Arts & Entertainment

Naked City: Record Shops Reborn

Here at the Naked City, we are old enough to remember when record shops stocked only vinyl – long before CDs, iTunes and the onslaught of digital technology.  We also witnessed the so called ‘death of vinyl’ and now in 2015, we are chuffed to see its cheeky rebirth.

Not that vinyl pressings have ever gone too far away. When compact discs were first introduced in the 80s, it was widely predicted analogue platters would fade into obscurity. Whilst they all but disappeared from most record shops, collectors and music buffs still sought them out and cherished their warm original sound (not to mention the great cover art). In the late 80s and 90s, twelve inch vinyl enjoyed a worldwide revival through a flourishing DJ culture with crate digging, mixing, scratching and the hands on action of a pair of Technics turntables.

However, record shops themselves have become an endangered species in recent years as downloading from the internet becomes the excepted norm. The city and suburbs were once awash with them from the large HMV style chains through to the thriving import outlets. The latter were an essential part of the local music scene, peaking in the 80s and 90s with shops like Phantom, Waterfront, Utopia, Red Eye and Birdland.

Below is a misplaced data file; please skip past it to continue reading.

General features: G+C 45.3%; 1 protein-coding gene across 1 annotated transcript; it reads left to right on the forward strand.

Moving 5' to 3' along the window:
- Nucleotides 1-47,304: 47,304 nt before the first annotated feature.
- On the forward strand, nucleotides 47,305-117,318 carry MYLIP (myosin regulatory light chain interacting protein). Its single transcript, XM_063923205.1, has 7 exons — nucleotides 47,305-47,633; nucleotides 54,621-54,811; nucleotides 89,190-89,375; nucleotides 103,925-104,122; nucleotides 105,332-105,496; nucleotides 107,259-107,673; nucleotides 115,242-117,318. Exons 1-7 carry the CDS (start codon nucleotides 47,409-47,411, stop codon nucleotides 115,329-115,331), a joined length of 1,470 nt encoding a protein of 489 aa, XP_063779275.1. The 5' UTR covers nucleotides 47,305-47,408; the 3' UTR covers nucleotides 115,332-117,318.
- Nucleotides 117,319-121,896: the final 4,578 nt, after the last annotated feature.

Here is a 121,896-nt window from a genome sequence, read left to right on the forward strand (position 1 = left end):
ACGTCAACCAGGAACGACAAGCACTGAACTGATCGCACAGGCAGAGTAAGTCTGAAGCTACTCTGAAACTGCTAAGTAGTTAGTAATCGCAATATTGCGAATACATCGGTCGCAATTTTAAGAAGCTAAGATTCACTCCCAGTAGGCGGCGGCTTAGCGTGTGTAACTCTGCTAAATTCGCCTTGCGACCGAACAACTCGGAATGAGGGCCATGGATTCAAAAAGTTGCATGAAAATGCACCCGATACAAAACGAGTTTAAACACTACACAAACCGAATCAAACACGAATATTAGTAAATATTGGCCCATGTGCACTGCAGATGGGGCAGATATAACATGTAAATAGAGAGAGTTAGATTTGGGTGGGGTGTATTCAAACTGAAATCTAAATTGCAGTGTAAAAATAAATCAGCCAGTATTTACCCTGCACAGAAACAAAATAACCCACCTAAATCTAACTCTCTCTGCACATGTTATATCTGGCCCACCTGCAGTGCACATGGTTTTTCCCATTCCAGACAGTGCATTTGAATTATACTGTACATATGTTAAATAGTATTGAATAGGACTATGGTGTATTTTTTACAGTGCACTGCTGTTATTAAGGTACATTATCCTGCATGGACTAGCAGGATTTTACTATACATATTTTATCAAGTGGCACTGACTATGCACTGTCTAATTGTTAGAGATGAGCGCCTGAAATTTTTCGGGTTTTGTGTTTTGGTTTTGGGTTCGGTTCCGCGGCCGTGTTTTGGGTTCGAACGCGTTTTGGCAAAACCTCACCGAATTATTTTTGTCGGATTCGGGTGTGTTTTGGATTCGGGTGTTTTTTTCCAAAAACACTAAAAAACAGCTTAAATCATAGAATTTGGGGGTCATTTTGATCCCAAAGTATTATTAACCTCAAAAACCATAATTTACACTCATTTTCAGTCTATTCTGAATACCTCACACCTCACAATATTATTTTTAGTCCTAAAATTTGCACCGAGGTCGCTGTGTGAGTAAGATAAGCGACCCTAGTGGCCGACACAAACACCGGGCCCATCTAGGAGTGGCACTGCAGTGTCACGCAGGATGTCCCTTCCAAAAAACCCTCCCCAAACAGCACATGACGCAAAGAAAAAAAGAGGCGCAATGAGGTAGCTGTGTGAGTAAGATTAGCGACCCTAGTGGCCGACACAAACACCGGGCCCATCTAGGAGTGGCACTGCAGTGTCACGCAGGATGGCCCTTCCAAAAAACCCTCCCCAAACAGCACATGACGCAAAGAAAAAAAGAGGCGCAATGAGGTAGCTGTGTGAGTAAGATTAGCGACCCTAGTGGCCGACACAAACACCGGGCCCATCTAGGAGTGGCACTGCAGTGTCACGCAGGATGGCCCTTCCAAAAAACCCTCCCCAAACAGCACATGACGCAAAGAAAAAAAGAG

The noughties saw many of these shops disappear, although some have managed to defiantly survive, relying on a dedicated patronage of long time buyers. Surprisingly in more recent years, largely thanks to a rekindling of interest in vinyl, new shops like Mojo in Sydney’s CBD have appeared, stocking almost an exclusively analogue product. Likewise, shops such as Radio Free Alice and Listen Up in Darlinghurst, Egg in Newtown, the Record Crate in Glebe and Revolve in Erskineville have crate loads of both new and second hand sides – yes we are talking big, tactile twelve inch albums.

Whilst we will never see a return to the golden era of the indie retailers, where punters and musos would often hang for hours and live bands rip it up with insane in-stores, it’s gratifying to know that the old style record shop is still alive, albeit a bit more sedate and catering to a more select group of music hounds. It may well be an anachronism in the iTunes age, but in a way it’s a slap in the face for those technophiles hellbent on turning us all into digital zombies.

This coming Saturday 18th is Australian Record Shop Day, a combined initiative of indie record shops across the country. It’s a chance for you to hang at your favourite shop, wallow over the latest box vinyl set and dig the crates for that piece of rare lost gold. Sure beats downloading some piece of nasty compressed crap on the internet!

THE HIT LIST: Keyboard whiz Bridie King has assembled an all star combo including Pat Powell and Steve Garry on vocals, Chris Perry bass, Finn Ryan drums and  Junio Karo-Karo on saxophones for a rocking date at Miss Peaches in Newtown this Thursday 16 April. If you dig your R’n’B and blues, up-tempo and funky, this is the gig for you.